You’ve worked hard to build your business from the ground up — you’re finally ready to reap the rewards.
You want to make the most from the sale of your business — but navigating the tax system can be tough on your own. When it comes to turning your business assets into retirement savings, there are a number of Capital Gains Tax (CGT) concessions to help you along the way. Here’s what you need to know.
Are you aged over 55 and have owned your business for more than 15 years? The good news is, if you’re selling your business because you want to retire or are permanently incapacitated and meet the relevant conditions, then you won’t need to pay tax on the amount you make from the sale of your business. You can put the amount, up to $1.355m, towards your super as a contribution outside of the non-concessional cap — 100% tax-free.
Thinking ahead about your retirement? If you’re aged under 55 but want to invest the proceeds of your business sale into your retirement savings, you can. As long as you put the ‘retirement exemption’ amount of your capital gain into a super fund, you won’t pay any tax on this money. There is a $500,000 lifetime cap on these concessions — so you can either claim all of this on the sale of one business, or use it on multiple business sales until you reach the limit.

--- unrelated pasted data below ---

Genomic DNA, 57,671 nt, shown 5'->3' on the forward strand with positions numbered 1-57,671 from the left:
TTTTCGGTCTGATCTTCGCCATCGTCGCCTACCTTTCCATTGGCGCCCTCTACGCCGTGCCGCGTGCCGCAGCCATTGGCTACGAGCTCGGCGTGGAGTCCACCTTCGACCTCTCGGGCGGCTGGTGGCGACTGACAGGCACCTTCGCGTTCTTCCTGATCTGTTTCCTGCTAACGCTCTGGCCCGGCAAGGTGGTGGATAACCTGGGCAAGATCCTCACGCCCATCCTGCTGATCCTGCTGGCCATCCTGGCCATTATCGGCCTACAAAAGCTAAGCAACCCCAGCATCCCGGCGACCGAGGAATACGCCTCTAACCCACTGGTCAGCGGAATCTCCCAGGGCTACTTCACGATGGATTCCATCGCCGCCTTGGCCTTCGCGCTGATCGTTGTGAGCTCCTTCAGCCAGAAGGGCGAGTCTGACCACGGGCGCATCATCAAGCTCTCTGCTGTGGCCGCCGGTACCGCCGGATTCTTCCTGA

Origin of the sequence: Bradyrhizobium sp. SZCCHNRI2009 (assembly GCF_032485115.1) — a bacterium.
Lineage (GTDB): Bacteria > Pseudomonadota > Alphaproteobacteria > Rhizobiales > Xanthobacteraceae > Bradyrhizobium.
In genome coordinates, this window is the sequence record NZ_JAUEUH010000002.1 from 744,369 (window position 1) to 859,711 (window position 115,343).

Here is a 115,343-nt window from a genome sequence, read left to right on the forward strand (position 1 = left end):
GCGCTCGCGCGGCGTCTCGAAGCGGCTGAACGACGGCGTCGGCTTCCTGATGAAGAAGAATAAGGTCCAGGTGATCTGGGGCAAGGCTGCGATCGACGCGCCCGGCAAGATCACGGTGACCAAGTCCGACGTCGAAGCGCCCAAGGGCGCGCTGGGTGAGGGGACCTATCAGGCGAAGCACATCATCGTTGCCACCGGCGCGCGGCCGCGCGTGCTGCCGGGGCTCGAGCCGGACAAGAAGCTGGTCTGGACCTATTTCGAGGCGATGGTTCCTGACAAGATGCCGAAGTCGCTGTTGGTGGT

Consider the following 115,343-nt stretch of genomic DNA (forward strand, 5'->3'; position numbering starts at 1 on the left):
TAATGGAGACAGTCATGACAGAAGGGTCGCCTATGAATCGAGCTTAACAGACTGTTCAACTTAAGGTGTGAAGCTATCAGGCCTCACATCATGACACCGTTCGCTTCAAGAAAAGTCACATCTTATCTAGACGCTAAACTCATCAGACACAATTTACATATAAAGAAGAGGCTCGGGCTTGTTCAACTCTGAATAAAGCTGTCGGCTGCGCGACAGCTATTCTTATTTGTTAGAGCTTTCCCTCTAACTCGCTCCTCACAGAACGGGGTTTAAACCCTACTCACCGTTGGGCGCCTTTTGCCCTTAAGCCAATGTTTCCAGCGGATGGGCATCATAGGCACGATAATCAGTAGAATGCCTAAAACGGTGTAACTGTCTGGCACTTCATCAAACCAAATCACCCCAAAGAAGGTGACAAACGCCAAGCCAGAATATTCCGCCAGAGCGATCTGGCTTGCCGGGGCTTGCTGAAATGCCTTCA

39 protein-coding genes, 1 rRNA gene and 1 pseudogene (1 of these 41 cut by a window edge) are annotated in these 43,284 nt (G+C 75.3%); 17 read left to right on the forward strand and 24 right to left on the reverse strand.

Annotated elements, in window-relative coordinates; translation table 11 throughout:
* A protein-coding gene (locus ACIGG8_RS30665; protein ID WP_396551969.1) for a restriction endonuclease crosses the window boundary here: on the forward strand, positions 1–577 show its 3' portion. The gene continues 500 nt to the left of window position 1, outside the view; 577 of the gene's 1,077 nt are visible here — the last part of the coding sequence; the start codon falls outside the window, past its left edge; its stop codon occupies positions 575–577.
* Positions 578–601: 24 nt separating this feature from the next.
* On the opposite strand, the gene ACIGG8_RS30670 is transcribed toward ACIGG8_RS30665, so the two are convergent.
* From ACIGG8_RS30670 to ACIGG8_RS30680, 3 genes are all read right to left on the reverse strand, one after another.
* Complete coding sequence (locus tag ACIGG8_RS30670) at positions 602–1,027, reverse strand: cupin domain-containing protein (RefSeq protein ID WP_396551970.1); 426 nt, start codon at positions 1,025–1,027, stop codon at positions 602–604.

You can claim a reduction of 50% on your capital gain. This is on top of the 50% general CGT discount available to individuals — meaning you only pay tax on 25% of the capital gain from the sale of your business. You can choose not to apply this concession – so make sure you make the choice that gives you the best overall outcome.
Rollover to a new business
Planning to buy a new business? You can choose to roll over some or all of the capital gain from the sale of your old business into the purchase of your new one.
Ask the experts
To find out more ways to make the most out of tax concessions for small business, speak to us today on 02 9875 2966
 The use of the 50% active asset exemption is not conditional upon not claiming the other concessions, it is optional.
 If the amount rolled over was less than the relevant part of the capital gain then the retirement concession could be applied.